Apart from the change of pace and direction the novel takes part way through, the most annoying thing about this book is that I can't decide whether or not I like it. The original "Dice Man" was at least consistently inconsistent, so you could expect to be kept pretty much off balance a lot of the time. With "The Search for the Dice Man", you can never be entirely sure what to expect, although this is a feeling that lessens with subsequent readings.

In many ways, this is a better written book than its predecessor. In many others, it somehow manages to be more annoying and infuriating. If you liked "The Dice Man", you may find this starts off a little light on the randomness that made the whole philosophy embraced by that book so appealing, but may be more entranced by later chapters. If you didn't like the original, quite possibly because of the weirdness of the whole idea or the constant recourse to sexual activity, you may enjoy this a little more, but you'll still find aspects that upset you first time around appearing here.

Either way, unless you really particularly hated "The Dice Man", or have never read it, this is worth looking at. Because it does fall between two stalls and is unlikely to become a favourite book, no matter how you felt about the original.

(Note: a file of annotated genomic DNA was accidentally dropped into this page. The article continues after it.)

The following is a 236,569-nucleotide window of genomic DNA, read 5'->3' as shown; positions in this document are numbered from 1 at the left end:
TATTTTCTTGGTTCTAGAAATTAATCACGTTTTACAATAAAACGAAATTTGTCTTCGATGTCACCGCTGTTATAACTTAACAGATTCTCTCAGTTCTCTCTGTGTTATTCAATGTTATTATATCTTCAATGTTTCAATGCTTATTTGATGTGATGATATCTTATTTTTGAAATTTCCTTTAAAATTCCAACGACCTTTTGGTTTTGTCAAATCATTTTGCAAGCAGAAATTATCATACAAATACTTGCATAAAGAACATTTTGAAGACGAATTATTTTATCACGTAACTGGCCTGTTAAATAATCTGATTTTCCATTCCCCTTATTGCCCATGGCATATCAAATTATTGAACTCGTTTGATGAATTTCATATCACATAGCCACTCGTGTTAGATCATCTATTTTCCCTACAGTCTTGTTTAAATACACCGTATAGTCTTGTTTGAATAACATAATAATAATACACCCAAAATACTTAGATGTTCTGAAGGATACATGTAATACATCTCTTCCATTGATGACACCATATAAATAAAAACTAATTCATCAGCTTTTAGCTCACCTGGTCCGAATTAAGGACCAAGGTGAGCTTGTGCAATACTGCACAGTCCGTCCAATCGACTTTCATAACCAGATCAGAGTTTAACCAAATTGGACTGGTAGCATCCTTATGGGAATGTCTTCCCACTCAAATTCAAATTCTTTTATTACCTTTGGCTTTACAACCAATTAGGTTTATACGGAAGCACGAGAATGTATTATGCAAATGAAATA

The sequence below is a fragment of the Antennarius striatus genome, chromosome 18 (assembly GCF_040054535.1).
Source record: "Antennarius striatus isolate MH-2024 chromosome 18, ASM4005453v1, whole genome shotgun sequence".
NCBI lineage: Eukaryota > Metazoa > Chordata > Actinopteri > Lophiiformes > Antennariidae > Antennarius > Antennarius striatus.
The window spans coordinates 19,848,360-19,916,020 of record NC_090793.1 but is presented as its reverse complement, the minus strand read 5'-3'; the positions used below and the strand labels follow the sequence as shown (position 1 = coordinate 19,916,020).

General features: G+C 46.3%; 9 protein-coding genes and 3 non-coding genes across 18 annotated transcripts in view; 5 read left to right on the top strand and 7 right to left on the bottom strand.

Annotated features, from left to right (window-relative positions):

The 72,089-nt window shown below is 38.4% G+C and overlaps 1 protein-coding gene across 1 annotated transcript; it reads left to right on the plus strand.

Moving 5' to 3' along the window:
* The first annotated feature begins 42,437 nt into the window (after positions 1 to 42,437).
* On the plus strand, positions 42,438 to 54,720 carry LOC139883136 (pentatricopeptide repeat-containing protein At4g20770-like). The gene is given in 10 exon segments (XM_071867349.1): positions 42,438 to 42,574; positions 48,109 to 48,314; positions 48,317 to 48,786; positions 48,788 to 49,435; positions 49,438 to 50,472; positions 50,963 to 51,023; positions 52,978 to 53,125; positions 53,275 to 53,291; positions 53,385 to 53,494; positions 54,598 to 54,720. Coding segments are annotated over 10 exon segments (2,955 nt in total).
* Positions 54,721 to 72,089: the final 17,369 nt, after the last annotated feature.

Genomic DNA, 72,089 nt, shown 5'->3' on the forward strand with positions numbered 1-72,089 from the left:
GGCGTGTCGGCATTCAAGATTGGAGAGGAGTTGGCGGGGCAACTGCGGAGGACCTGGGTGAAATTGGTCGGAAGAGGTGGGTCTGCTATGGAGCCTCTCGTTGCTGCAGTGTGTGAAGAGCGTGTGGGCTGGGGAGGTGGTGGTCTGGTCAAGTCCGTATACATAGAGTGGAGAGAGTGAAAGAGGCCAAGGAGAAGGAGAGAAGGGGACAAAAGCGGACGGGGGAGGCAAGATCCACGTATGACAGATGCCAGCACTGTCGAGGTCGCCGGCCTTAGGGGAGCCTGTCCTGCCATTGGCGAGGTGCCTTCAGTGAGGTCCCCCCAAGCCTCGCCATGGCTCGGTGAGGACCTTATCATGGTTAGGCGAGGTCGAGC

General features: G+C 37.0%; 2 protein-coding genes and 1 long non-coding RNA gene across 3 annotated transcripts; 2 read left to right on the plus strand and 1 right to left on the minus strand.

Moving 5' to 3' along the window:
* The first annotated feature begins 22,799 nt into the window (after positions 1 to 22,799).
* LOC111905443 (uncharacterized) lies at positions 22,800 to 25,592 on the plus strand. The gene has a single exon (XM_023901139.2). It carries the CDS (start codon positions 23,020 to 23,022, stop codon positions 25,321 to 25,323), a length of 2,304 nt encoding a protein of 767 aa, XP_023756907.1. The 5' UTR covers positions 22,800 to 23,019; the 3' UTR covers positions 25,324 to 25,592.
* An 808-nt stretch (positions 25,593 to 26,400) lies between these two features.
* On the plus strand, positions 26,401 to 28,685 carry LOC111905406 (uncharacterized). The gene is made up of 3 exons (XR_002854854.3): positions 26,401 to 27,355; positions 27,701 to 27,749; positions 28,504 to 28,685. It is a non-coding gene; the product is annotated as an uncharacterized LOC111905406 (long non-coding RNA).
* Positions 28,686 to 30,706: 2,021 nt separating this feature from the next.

Much like the original, you'll either love it or hate it. Which you choose could well be based on how much you liked the original. But when you trust your reading material to the dice, that's the chance you take.

This review may also appear under my name at any or all of www.ciao.co.uk, www.thebookbag.co.uk, www.goodreads.com, www.amazon.co.uk and www.dooyoo.co.uk
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TOP 500 REVIEWERon 15 January 2013
I was really looking forward to this book as The Dice Man is one of my favourite novels of all time. This sequel, which could also be read as a standalone, focuses on the search of a Wall Street investment banker for his father, Luke Reinhart, who developed and lived the concept of dice living - letting dice decide courses of action both large and small. As a result of a dice decision Luke, the father, had left his family when his children were young, but now, in this book, his son is determined to find him.

The book is often laugh out loud funny, sometimes a penetrating commentary on life at the upper ends of United States society, and always great reading. I thoroughly enjoyed it and was sorry when it was finished. Definitely one of the best books i have read in the last year, but although this could be read without reading the Dice Man, I think you will enjoy this more if you have read that first
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on 16 September 2009
Having been a great fan of 'The Dice Man' I was expecting great things from this book, but unfortunately it didn't quite live up to my expectations. It's still a good book, but I didn't find myself laughing out loud or challenged by the book's content, as I did with it's predecessor. Still glad I read it, but if you haven't read The Dice Man before, definately start out with that.